Most common cause is coronary arteriosclerosis.
Other causes: 1. Relative coronary insufficiency due
to cardiac hypertrophy due to hypertension, valvular
disease, or unknown causes. 2. Healed rheumatic
myocarditis. 3. Healed multiple micro-infarcts due to
emboli from vegetations of an infectious endocarditis.
4. Healed infectious, immune, toxic, or idiopathic
myocarditis. 5. Scleroderma.
Coronary occlusive disease and/or cardiac hypertrophy
result in chronic ischemia with necrosis and fibrosis.
Repeated attacks of angina pectoris each represent a
micro-infarct, with the evolution of confluent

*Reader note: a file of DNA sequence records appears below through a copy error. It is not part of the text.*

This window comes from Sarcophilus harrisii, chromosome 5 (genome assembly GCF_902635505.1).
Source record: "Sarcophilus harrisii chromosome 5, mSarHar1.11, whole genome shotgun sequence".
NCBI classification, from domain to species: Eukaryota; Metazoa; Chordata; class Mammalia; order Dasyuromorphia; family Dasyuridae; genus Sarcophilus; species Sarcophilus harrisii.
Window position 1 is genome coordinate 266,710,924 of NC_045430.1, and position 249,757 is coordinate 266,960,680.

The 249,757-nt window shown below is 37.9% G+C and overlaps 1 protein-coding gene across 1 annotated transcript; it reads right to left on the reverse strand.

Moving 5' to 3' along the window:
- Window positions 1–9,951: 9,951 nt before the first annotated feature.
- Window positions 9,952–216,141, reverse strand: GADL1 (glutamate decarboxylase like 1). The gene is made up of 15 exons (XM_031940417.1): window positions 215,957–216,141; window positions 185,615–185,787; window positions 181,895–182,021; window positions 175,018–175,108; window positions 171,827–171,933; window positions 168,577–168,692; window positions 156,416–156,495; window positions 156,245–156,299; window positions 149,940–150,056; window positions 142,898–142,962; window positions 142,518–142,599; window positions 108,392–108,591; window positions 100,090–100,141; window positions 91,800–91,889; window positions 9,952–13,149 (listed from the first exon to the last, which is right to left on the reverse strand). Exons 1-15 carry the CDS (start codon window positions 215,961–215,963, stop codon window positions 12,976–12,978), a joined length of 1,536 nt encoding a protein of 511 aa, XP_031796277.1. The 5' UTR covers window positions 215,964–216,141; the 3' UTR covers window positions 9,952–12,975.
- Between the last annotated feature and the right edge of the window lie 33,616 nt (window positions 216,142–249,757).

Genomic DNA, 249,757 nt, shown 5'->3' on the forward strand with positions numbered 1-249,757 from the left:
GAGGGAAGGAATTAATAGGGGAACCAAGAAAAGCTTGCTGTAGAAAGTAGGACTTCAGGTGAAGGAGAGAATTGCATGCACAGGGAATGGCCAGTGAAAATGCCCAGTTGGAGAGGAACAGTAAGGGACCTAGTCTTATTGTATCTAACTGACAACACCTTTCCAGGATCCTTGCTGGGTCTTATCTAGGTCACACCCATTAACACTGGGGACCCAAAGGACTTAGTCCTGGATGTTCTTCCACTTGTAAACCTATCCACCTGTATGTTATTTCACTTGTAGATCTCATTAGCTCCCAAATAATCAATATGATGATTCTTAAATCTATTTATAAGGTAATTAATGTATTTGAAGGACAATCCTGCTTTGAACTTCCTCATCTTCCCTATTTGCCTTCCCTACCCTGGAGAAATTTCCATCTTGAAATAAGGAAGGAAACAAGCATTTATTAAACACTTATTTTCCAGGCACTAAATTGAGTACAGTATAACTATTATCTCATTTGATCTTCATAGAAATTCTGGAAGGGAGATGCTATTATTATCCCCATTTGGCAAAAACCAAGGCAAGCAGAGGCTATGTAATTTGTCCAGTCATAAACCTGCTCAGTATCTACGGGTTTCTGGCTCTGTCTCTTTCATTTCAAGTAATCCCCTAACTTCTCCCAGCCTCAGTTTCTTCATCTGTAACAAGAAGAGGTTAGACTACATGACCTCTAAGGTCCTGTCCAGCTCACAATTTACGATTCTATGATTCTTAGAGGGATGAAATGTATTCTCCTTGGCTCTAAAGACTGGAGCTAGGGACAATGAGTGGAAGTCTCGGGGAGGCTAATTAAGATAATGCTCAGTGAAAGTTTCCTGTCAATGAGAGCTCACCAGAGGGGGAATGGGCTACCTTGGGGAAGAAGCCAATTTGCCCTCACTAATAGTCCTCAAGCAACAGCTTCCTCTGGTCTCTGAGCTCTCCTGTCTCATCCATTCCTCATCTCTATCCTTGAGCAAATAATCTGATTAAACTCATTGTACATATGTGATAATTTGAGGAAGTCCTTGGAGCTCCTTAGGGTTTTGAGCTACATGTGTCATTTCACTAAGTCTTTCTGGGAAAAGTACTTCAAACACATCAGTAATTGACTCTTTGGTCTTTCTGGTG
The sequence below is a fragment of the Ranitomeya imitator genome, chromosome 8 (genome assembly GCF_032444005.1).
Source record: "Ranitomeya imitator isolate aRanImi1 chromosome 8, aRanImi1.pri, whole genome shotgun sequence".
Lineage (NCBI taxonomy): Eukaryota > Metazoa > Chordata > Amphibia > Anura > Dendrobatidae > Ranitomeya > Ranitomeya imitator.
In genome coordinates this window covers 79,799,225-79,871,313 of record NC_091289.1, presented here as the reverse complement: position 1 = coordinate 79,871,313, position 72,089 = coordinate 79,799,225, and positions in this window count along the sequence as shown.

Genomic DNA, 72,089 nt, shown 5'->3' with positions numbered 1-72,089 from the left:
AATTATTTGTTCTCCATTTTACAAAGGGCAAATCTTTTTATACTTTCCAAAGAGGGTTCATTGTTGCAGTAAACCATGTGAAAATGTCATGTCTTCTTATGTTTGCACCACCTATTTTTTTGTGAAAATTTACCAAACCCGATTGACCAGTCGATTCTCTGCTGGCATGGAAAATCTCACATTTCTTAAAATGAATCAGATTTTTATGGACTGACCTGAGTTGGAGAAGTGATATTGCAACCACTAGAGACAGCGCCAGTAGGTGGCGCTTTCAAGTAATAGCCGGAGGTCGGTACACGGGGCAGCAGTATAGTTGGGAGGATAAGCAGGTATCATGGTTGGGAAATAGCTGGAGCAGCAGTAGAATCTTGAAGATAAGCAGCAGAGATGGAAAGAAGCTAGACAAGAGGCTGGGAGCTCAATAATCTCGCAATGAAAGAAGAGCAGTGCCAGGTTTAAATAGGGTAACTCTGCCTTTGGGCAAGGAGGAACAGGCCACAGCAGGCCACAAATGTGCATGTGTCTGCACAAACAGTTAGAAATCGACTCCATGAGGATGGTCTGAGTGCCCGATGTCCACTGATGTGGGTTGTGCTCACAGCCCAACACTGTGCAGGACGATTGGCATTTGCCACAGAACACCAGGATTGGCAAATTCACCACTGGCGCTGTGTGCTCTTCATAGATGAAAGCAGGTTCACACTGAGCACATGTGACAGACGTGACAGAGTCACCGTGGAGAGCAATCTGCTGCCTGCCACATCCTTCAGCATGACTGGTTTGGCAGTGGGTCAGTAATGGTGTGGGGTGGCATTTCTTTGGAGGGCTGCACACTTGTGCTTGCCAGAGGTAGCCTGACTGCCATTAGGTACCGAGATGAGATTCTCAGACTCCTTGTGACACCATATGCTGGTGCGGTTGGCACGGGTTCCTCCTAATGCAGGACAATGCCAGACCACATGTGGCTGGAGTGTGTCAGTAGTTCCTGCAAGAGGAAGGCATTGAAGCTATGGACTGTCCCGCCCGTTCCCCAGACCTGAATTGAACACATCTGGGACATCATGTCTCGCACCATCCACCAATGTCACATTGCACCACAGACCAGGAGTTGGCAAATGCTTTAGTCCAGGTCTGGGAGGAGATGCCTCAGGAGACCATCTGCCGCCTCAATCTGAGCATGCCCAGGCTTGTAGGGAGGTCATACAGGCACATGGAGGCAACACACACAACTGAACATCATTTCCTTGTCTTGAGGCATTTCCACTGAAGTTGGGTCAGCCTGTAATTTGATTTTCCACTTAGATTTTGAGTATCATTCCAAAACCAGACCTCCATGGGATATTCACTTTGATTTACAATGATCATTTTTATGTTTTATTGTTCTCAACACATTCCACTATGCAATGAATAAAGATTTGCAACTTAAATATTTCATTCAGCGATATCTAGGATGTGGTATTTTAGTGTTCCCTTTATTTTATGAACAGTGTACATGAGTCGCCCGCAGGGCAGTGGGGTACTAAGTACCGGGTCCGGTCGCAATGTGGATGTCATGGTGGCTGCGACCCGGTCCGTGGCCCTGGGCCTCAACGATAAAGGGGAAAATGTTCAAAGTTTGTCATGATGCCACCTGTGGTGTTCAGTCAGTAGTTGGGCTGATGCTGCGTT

Other causes cause myocardial necrosis directly and
heal as scars.,
Varies with different underlying causes.
|General Gross Description|
Scars due to occlusive or relative coronary
insuffuciency are typically subendocardial.
Scars due to myocarditis of diverse etiologies
are more random.
Focal Scarring due to scleroderma is uniformly
|General Microscopic Description|
The histology of scarring is non-specific, and of no
value to the determination of etiology.
Scar consists of fibroblasts and collagen
Cotran RS, Kumar V, Robbins SL: Robbins Pathologic Basis of Disease. 5th ed. Philadelphia, W.B. Saunders, 1994, pp. 523-566.
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|Synopsis by: J. Hasson, MD (T33010M49000)